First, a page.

Moulton’s Abbot Hall talk gives vets a platform

Roughly 100 people attended Congressman and Marine Corps veteran Seth Moulton’s ninth annual Veterans Town Hall at Abbot Hall Friday afternoon. Those in the audience had the opportunity to hear five veterans share their stories of sacrifice.

16-year Army veteran Leanna Lynch took the podium after Moulton’s opening remarks to discuss the challenges she had to overcome as a woman in the military.

“Being a woman in the military was very difficult,” Lynch said. “You had to prove yourself in order to get respect and in order to be recognized. You had to keep up with the boys in a man’s world.”

Lynch now works as a community relations specialist for the Department of Veterans Affairs in Bedford.

The next guest speaker was Donald Jarvis, who followed in the footsteps of his father and grandfather by joining the National Guard. He explained how he uses the hardships he endured during his time in Iraq and Afghanistan to help his peers in his current position as the director of veterans services for Billerica.

“I am completely deaf on my right side, I have right-side injuries up and down, and a traumatic brain injury that can affect me from day to day,” Jarvis explained. “I use all of those challenges and obstacles to help other veterans work through their traumas.”

Marine Corps veteran Eric Ryan said he is grateful to have found purpose in his role as a residential case manager for Clear Path for Veterans New England.

“Through unbelievable individuals that I work with, we’ve been able to take homeless veterans off the streets, living in their car, living in the woods, we’ve actually got them housing security, benefits they never knew they were even eligible for,” Ryan said. “It’s probably one of the most fulfilling things I’ve done in my life and one of the most frustrating things I’ve done in my life.”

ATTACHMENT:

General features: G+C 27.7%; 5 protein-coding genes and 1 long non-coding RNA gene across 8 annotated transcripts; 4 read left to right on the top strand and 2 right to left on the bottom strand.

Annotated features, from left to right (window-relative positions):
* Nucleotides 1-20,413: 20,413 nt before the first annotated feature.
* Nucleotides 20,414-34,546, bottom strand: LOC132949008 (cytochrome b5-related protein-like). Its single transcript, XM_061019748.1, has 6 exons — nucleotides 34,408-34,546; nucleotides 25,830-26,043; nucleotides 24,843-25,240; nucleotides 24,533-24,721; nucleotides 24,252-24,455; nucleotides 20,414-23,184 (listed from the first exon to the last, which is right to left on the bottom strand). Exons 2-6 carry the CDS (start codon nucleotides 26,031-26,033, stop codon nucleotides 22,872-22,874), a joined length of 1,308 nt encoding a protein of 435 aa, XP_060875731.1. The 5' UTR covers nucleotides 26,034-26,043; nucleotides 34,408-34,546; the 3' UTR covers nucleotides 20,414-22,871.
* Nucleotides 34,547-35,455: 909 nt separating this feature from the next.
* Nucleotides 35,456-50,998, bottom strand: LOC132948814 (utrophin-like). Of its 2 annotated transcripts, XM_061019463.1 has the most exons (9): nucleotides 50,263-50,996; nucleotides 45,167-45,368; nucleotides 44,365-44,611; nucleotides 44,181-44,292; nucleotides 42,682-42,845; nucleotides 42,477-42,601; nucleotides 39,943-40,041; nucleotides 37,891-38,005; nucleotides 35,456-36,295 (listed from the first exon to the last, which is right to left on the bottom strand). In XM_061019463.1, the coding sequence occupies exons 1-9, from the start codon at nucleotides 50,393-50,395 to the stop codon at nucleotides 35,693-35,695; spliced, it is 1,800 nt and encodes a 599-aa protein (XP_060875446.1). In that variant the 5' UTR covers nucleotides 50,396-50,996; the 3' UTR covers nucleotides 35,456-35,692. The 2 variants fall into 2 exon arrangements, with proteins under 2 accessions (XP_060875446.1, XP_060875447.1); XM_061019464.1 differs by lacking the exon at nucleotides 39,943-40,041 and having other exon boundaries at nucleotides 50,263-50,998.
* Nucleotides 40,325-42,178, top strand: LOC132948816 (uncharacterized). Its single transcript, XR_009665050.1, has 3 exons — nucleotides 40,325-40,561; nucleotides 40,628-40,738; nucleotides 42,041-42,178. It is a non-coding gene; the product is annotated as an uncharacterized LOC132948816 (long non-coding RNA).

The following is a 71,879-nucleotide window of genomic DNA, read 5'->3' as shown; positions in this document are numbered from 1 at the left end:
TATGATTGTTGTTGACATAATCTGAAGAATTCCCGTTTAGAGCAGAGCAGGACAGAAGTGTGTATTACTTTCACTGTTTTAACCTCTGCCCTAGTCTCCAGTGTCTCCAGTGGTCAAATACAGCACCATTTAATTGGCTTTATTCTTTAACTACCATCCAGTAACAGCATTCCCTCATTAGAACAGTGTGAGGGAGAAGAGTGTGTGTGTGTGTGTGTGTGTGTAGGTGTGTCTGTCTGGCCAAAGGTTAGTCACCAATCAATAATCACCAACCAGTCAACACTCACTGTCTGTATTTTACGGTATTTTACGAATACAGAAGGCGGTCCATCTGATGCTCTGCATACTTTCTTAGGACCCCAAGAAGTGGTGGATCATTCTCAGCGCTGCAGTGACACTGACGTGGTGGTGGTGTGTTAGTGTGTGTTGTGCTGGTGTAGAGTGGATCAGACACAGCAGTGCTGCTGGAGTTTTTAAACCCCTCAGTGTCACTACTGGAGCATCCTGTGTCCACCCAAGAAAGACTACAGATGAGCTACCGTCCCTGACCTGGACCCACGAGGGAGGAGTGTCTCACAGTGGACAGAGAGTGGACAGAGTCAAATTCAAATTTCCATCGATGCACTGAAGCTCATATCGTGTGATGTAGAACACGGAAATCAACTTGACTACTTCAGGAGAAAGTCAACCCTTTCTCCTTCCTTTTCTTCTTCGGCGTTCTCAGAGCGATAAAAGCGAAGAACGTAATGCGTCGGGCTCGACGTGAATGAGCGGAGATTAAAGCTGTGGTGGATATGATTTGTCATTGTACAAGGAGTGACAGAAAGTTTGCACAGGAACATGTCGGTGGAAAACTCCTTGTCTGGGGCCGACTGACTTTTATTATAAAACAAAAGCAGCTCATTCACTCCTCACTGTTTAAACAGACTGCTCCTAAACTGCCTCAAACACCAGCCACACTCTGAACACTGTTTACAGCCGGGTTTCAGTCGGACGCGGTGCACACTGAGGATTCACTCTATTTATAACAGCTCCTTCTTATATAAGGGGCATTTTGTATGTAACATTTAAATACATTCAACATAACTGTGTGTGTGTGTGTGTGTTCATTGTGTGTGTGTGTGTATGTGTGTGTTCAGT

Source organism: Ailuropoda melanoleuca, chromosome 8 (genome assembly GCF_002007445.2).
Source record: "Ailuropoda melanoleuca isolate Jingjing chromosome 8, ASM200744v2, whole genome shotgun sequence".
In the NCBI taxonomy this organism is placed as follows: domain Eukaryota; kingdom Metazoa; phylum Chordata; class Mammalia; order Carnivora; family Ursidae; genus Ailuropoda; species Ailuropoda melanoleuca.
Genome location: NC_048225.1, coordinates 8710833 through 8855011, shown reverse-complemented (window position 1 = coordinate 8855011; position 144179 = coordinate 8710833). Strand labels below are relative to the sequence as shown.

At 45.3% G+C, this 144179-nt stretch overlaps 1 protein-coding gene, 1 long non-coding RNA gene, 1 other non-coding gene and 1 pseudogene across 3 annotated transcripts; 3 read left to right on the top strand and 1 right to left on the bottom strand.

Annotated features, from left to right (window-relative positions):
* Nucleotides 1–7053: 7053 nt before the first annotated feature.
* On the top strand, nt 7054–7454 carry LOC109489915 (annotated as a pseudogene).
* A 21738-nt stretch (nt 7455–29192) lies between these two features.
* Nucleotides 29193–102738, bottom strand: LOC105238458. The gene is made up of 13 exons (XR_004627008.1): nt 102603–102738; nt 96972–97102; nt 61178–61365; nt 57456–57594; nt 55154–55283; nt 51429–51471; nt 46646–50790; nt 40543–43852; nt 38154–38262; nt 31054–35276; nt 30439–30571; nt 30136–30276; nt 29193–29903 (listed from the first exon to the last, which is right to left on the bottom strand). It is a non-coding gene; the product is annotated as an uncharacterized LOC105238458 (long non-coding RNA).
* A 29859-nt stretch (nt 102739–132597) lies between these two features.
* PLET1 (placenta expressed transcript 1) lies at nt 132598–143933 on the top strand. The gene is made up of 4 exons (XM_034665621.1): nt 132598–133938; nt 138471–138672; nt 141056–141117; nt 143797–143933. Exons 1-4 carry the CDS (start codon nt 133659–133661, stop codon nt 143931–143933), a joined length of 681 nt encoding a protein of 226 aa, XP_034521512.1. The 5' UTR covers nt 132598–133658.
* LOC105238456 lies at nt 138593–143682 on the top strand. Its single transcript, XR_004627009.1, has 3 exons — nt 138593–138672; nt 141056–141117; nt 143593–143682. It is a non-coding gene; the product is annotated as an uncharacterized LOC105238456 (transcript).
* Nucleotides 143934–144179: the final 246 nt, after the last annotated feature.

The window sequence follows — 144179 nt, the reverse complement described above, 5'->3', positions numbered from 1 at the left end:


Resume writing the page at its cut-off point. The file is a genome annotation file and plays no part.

Patrick Kirby is the public affairs officer for the Bedford VA. The Army veteran is grateful to have a job that helps raise veterans awareness.

“I want to continue to serve to give back to the veterans that came before me,” Kirby said. “That’s why I’m so thankful to be public affairs officer, because through social media, through media and professional liaisons, we’re able to get things done.”

The last guest speaker was Army veteran Steve Bohn, who joined the military after his friend Jared Raymond was killed by an explosive device in Iraq in 2006.

“His story really inspired me to join the military,” Bohn said. “I quit my job right after his funeral and that was probably the best thing I’ve ever done. It taught me how to be a man.”

At the event’s conclusion, veterans in the audience were invited to take the microphone. The crowd got to hear from Air Force veteran Carol Bousquet and Marine Corps veteran Larry Jordan.

Moulton said he is thankful for the support veterans get in today’s society. He described why he thinks events like this are important for all parties involved.

“The idea of this is to bring veterans and non-veterans together, veterans together with the communities that we fought to protect because we love (them), and try to bridge that divide a little bit,” Moulton said. “It is cathartic for veterans, but to me it’s even more important for what it does for the broader community.”

Throughout the event, a protest was held outside Abbot Hall, advocating for a cease-fire in the Israel-Hamas war. The protest was led by members of the North Shore Quakers and Veterans for Peace.

“We’re trying to emphasize a non-violent resolution in Gaza,” Veterans for Peace member Martin Ray said. “It’s going to take all sides making accommodations.”

While Moulton appreciated the peaceful nature of the protest, he argued that the Veterans Town Hall was not the most appropriate occasion for it.

“It’s a bit disappointing that they tried to politicize a completely apolitical event,” Moulton said. “But at least they were respectful and stayed outside.”